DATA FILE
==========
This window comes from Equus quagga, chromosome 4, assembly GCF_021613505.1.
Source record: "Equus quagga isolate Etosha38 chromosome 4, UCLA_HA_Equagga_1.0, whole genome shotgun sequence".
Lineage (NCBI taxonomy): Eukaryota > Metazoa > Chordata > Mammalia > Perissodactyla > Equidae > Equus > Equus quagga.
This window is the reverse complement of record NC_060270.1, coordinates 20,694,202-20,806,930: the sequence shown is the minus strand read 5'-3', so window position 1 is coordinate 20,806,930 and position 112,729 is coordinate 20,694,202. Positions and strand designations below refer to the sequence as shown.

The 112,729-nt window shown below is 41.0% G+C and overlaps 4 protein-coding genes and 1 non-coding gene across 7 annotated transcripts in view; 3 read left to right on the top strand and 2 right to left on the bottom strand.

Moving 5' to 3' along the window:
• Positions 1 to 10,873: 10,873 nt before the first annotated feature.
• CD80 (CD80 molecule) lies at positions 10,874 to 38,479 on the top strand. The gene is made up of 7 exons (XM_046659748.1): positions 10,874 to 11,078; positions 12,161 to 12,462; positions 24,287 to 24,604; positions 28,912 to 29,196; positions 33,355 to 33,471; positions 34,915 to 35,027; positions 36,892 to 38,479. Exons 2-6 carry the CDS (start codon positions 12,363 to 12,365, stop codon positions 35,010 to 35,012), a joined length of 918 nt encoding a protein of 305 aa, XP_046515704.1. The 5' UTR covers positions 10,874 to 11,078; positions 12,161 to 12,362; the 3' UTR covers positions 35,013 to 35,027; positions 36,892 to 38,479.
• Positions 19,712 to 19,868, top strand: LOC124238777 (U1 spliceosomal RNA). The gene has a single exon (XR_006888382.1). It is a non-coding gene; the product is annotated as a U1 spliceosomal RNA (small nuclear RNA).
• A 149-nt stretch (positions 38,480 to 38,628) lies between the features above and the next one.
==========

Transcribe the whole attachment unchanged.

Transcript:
This window comes from Equus quagga, chromosome 4, assembly GCF_021613505.1.
Source record: "Equus quagga isolate Etosha38 chromosome 4, UCLA_HA_Equagga_1.0, whole genome shotgun sequence".
Lineage (NCBI taxonomy): Eukaryota > Metazoa > Chordata > Mammalia > Perissodactyla > Equidae > Equus > Equus quagga.
This window is the reverse complement of record NC_060270.1, coordinates 20,694,202-20,806,930: the sequence shown is the minus strand read 5'-3', so window position 1 is coordinate 20,806,930 and position 112,729 is coordinate 20,694,202. Positions and strand designations below refer to the sequence as shown.

The 112,729-nt window shown below is 41.0% G+C and overlaps 4 protein-coding genes and 1 non-coding gene across 7 annotated transcripts in view; 3 read left to right on the top strand and 2 right to left on the bottom strand.

Moving 5' to 3' along the window:
• Positions 1 to 10,873: 10,873 nt before the first annotated feature.
• CD80 (CD80 molecule) lies at positions 10,874 to 38,479 on the top strand. The gene is made up of 7 exons (XM_046659748.1): positions 10,874 to 11,078; positions 12,161 to 12,462; positions 24,287 to 24,604; positions 28,912 to 29,196; positions 33,355 to 33,471; positions 34,915 to 35,027; positions 36,892 to 38,479. Exons 2-6 carry the CDS (start codon positions 12,363 to 12,365, stop codon positions 35,010 to 35,012), a joined length of 918 nt encoding a protein of 305 aa, XP_046515704.1. The 5' UTR covers positions 10,874 to 11,078; positions 12,161 to 12,362; the 3' UTR covers positions 35,013 to 35,027; positions 36,892 to 38,479.
• Positions 19,712 to 19,868, top strand: LOC124238777 (U1 spliceosomal RNA). The gene has a single exon (XR_006888382.1). It is a non-coding gene; the product is annotated as a U1 spliceosomal RNA (small nuclear RNA).
• A 149-nt stretch (positions 38,480 to 38,628) lies between the features above and the next one.